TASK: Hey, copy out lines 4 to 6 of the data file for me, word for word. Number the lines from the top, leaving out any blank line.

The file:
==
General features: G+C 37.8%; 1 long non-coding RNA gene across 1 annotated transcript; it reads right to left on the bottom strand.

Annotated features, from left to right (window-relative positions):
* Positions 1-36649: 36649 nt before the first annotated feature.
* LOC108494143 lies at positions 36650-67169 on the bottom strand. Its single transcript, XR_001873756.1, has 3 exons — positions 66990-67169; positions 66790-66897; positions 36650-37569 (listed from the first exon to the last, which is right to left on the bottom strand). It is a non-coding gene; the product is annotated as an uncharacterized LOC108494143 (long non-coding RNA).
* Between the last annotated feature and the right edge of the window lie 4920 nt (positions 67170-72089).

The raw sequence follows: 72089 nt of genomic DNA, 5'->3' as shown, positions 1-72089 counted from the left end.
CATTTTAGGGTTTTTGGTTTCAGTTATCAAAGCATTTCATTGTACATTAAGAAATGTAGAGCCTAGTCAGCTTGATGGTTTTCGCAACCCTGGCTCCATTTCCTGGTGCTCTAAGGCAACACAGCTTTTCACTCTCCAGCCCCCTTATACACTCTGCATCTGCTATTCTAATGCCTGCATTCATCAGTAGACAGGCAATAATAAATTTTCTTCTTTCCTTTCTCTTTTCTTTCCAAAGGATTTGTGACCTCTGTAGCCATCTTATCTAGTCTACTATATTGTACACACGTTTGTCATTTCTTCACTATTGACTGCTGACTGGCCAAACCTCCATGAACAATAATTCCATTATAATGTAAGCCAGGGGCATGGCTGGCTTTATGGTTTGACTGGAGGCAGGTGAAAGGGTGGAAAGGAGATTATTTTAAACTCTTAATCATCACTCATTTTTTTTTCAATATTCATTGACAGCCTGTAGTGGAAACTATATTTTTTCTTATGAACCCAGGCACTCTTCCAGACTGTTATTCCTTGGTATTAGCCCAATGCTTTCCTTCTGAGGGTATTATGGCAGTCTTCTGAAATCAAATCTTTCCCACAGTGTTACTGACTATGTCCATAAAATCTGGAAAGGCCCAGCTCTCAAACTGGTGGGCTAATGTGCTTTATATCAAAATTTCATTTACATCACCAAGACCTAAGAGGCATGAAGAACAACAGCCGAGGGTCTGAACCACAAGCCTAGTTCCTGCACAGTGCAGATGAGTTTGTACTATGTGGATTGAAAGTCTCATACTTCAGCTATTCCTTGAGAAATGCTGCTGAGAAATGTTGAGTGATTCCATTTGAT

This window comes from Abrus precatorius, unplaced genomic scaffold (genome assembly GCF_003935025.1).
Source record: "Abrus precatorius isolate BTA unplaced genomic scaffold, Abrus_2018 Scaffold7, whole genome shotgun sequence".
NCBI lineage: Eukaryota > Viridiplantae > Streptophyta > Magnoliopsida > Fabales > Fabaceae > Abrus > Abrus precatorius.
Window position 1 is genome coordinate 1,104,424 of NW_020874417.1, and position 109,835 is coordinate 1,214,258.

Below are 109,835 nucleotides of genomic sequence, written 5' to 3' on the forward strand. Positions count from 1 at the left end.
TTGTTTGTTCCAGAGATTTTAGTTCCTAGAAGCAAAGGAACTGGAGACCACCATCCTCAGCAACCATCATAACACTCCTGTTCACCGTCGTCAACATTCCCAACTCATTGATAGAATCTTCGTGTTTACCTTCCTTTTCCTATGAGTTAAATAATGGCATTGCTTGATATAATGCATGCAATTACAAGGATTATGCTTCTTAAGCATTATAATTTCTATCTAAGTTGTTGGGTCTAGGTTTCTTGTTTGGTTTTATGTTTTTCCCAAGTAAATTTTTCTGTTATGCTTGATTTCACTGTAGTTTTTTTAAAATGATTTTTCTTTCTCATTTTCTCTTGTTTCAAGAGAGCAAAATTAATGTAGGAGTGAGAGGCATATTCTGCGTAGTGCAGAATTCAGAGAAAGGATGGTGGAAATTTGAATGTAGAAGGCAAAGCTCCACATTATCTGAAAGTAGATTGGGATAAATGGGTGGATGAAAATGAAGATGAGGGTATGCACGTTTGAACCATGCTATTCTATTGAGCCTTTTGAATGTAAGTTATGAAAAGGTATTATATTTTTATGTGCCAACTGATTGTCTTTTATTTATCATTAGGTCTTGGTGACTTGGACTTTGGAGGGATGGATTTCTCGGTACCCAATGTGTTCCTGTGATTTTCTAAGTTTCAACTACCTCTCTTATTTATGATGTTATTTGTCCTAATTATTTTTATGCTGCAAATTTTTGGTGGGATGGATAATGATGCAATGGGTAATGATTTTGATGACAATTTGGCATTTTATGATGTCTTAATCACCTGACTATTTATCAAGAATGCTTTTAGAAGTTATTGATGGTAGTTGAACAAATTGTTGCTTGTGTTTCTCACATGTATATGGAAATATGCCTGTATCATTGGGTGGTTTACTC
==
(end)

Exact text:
* LOC108494143 lies at positions 36650-67169 on the bottom strand. Its single transcript, XR_001873756.1, has 3 exons — positions 66990-67169; positions 66790-66897; positions 36650-37569 (listed from the first exon to the last, which is right to left on the bottom strand). It is a non-coding gene; the product is annotated as an uncharacterized LOC108494143 (long non-coding RNA).
* Between the last annotated feature and the right edge of the window lie 4920 nt (positions 67170-72089).

The raw sequence follows: 72089 nt of genomic DNA, 5'->3' as shown, positions 1-72089 counted from the left end.